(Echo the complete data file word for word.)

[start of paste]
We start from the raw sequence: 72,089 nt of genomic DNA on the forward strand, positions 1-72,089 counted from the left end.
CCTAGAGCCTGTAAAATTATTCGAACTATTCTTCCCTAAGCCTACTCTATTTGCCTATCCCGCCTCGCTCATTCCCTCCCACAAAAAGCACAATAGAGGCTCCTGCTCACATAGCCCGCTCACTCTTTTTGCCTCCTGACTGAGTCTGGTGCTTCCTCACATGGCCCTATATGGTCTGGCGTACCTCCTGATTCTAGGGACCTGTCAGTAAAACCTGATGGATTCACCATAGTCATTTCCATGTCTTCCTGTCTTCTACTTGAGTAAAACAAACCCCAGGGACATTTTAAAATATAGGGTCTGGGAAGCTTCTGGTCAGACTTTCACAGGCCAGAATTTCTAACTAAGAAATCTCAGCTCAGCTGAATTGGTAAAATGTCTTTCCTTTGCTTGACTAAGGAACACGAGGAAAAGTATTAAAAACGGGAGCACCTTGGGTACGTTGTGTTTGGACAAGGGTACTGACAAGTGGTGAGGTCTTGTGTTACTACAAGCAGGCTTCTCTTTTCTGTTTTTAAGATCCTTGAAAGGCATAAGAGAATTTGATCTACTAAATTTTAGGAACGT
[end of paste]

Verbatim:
We start from the raw sequence: 72,089 nt of genomic DNA on the forward strand, positions 1-72,089 counted from the left end.
CCTAGAGCCTGTAAAATTATTCGAACTATTCTTCCCTAAGCCTACTCTATTTGCCTATCCCGCCTCGCTCATTCCCTCCCACAAAAAGCACAATAGAGGCTCCTGCTCACATAGCCCGCTCACTCTTTTTGCCTCCTGACTGAGTCTGGTGCTTCCTCACATGGCCCTATATGGTCTGGCGTACCTCCTGATTCTAGGGACCTGTCAGTAAAACCTGATGGATTCACCATAGTCATTTCCATGTCTTCCTGTCTTCTACTTGAGTAAAACAAACCCCAGGGACATTTTAAAATATAGGGTCTGGGAAGCTTCTGGTCAGACTTTCACAGGCCAGAATTTCTAACTAAGAAATCTCAGCTCAGCTGAATTGGTAAAATGTCTTTCCTTTGCTTGACTAAGGAACACGAGGAAAAGTATTAAAAACGGGAGCACCTTGGGTACGTTGTGTTTGGACAAGGGTACTGACAAGTGGTGAGGTCTTGTGTTACTACAAGCAGGCTTCTCTTTTCTGTTTTTAAGATCCTTGAAAGGCATAAGAGAATTTGATCTACTAAATTTTAGGAACGT